A study has reported that the incidence of lymphedema in male breast cancer patients 65 and over is similar to that of women with breast cancer. There are an estimated 200,000 new breast cancer cases each year in the U.S., of which approximately 1% are in men. Lymphedema (injury to the lymphatic system characterized by painful fluid retention and arm swelling) can be a devastating complication from breast cancer treatment. Lymphedema-related research normally is based on women and the findings extrapolated to men.
The current study included all 628 men 65 years and older diagnosed with breast cancer of any stage between 1998 and 2005 who were in the Surveillance, Epidemiology, and End Results (SEER) Medicare database. The authors obtained data on Medicare claims related to lymphedema for the men to perform the analysis. Lymphedema-specific claims were defined as claims containing the word 'lymphedema' in the Medicare claim description; lymphedema-related claims were defined as treatments reimbursed for lymphedema but not necessarily containing the word 'lymphedema' in the Medicare claim description.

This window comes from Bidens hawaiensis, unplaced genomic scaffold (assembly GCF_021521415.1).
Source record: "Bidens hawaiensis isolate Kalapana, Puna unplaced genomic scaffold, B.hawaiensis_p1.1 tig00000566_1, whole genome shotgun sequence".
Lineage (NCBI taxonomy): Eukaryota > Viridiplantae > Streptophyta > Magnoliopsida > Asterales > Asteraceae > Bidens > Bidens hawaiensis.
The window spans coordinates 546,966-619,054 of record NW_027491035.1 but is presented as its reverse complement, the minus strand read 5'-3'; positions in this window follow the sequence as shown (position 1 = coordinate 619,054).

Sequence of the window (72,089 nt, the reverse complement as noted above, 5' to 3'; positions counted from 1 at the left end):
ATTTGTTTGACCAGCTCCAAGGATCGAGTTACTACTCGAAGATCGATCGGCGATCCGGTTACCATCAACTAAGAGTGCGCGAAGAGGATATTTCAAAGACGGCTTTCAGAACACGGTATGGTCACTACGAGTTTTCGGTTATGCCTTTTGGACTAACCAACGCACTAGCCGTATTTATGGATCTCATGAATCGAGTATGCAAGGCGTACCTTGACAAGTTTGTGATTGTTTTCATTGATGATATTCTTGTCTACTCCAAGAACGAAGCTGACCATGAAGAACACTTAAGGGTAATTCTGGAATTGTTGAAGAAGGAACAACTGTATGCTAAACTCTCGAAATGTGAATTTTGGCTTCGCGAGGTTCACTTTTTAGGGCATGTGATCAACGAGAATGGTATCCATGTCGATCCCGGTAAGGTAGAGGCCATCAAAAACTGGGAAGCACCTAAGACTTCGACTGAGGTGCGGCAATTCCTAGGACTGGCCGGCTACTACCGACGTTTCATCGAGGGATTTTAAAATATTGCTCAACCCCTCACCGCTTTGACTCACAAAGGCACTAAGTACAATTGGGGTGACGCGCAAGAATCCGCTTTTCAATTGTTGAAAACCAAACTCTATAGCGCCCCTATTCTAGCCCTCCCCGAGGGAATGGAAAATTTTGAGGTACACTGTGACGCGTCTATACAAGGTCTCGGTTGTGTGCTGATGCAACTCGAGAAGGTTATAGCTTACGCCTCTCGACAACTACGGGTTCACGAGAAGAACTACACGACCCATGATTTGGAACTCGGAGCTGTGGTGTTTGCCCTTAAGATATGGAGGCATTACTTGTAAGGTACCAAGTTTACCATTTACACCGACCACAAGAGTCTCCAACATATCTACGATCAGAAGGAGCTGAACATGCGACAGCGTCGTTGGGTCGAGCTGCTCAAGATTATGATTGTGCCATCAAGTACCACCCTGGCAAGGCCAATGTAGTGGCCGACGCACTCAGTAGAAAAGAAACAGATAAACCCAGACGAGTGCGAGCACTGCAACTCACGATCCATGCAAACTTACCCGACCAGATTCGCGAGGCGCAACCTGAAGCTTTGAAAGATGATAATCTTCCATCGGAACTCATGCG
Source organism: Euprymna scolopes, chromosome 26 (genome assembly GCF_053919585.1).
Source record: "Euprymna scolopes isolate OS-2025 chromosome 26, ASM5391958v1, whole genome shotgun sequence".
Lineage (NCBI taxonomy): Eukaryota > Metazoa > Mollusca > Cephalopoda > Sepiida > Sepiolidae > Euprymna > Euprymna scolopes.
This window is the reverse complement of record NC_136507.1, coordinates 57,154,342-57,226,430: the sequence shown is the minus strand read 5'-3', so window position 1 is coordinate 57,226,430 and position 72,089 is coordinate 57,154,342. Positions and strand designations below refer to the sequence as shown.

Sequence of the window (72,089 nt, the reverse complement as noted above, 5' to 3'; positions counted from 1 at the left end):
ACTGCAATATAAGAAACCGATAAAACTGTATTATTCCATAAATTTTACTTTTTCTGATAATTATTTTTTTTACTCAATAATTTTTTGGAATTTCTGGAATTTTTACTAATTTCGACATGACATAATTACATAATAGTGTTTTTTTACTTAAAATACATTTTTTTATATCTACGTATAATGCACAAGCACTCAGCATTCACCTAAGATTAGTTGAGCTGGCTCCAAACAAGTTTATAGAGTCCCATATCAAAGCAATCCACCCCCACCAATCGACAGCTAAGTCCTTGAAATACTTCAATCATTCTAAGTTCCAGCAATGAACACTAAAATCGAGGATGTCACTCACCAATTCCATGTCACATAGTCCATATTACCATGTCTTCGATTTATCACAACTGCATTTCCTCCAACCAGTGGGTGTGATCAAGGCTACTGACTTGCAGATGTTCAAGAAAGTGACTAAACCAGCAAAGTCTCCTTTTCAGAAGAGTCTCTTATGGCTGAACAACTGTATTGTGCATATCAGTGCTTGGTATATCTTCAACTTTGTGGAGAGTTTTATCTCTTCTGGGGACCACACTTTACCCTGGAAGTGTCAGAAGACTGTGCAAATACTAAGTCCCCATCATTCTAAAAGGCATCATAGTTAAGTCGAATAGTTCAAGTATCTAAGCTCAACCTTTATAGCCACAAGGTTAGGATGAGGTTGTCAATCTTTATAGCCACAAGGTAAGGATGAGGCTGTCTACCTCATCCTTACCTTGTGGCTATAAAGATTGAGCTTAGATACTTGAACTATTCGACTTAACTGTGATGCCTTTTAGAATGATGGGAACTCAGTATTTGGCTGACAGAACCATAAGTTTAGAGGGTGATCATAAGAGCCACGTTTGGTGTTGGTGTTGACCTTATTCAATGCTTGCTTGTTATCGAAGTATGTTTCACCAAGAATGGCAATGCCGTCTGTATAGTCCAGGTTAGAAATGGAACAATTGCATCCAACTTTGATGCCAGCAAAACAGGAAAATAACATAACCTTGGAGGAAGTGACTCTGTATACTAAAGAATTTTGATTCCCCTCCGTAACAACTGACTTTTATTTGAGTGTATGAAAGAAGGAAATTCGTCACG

The cumulative incidence, adjusted for deaths, of lymphedema-specific claims at two years after diagnosis was 8.0%. The cumulative incidence at three years was 9.2%, at four and five years it was 10.5%. The cumulative incidence of lymphedema-related claims at two, three, four, and five years was 26.9%, 32.2%, 35.4%, and 39.8%, respectively. Rates for men were found to be similar to rates for women. The authors conclude that lymphedema is a common complication affecting men with breast cancer as well as women and appropriate treatment and rehabilitation strategies should be implemented for both genders.